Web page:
Rufford Park Poachers

This is another of the songs Joseph Taylor recorded for the Gramophone Company, though it was not issued. Grainger used it in Lincolnshire Posy as "'Rufford Park Poachers' (Poaching Song)." Indeed, it tells a dramatic tale of an event that took place in 1851, when Mr. Taylor was a young man. A gang of thirty or forty poachers was attacked by ten gamekeepers, one of whom was mortally wounded during the battle. Four of the poachers were tried for his murder, found guilty of manslaughter, and sentenced to transportation for fourteen years. Mr. Taylor remembered only three verses of the ballad, and Patrick O'Shaughnessy, who discovered a broadsheet giving an account of the trial, completed the text.

A buck or doe, believe it so, a pheasant or a hare
Were sent on earth for every man quite equally to share.
     So poacher bold, as I unfold, keep up your gallant heart,
     And think about those poachers bold, that night in Rufford Park.

They say that forty gallant poachers, they were in distress,
They'd often been attacked when their number it was less.

Among the gorse, to settle scores, these forty gathered stones,
To make a fight for poor men's rights, and break the keepers' bones.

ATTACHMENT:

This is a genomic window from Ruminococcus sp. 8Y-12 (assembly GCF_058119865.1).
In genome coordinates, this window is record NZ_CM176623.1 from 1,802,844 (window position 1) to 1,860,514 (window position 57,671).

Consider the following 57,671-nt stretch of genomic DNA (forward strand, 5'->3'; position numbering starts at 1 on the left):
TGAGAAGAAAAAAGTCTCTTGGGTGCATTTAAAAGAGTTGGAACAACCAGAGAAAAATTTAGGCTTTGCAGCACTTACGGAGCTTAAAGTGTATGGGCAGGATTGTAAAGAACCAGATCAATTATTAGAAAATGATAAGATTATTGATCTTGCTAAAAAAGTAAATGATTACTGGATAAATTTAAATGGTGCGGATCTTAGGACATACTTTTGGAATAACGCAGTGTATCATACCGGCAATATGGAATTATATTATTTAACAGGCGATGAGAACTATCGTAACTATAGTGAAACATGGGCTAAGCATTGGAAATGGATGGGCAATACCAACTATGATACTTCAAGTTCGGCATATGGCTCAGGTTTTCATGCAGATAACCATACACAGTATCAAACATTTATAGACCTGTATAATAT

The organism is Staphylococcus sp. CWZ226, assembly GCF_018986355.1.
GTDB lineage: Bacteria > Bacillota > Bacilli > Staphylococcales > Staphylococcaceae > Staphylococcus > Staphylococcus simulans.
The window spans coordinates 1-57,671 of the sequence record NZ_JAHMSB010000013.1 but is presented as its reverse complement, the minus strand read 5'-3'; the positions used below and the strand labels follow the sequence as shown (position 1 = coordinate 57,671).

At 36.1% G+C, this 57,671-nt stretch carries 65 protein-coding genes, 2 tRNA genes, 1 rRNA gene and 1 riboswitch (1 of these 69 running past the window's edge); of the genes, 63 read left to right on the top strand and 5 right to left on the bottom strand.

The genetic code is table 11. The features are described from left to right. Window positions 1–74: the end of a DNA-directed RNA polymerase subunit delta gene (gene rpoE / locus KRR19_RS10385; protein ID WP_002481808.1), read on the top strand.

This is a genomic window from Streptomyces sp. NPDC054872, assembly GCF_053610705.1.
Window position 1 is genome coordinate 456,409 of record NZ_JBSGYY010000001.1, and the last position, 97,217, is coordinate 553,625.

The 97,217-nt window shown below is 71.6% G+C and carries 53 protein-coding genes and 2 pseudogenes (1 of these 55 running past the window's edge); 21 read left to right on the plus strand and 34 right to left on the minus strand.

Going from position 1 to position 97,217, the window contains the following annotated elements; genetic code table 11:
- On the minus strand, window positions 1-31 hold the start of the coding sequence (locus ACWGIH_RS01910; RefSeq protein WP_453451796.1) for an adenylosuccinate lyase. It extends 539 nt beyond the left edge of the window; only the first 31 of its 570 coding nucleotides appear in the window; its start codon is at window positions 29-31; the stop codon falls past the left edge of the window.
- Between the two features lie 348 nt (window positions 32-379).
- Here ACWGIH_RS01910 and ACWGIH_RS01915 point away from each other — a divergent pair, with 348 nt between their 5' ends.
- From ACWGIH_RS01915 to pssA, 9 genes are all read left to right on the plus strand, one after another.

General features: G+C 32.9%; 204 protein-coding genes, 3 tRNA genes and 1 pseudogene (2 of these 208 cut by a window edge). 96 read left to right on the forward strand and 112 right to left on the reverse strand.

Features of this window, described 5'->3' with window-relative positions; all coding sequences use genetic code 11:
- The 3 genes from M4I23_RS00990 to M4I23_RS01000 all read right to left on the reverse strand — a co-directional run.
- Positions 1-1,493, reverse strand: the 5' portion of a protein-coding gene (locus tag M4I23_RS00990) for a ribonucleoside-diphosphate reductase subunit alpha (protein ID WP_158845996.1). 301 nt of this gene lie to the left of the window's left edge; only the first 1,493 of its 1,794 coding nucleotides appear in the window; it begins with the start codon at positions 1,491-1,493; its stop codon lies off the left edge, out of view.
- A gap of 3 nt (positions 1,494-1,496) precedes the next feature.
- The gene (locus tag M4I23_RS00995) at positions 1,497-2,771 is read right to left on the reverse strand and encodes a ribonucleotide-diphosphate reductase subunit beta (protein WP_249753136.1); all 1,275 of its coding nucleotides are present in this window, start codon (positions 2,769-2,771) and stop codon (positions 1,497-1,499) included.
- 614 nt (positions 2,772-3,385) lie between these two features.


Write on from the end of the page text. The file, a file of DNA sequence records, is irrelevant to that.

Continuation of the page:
The keepers went with flails against the poachers and their cause,
To see that none again would dare defy the rich man's laws.

The keepers, they began the fray with stones and with their flails,
But when the poachers started, oh, they quickly turned their tails.

Upon the ground, with mortal wound, head-keeper Roberts lay,
He never will rise up until the final Judgment Day.

Of all that band that made their stand to set a net or snare
The four men brought before the court were tried for murder there.

The judge he said, "For Roberts' death transported you must be,
To serve a term of fourteen years in convict slavery."
     So poacher bold, my tale is told, keep up your gallant heart,
     And think about those poachers bold, that night in Rufford Park.

© Golden Hind Music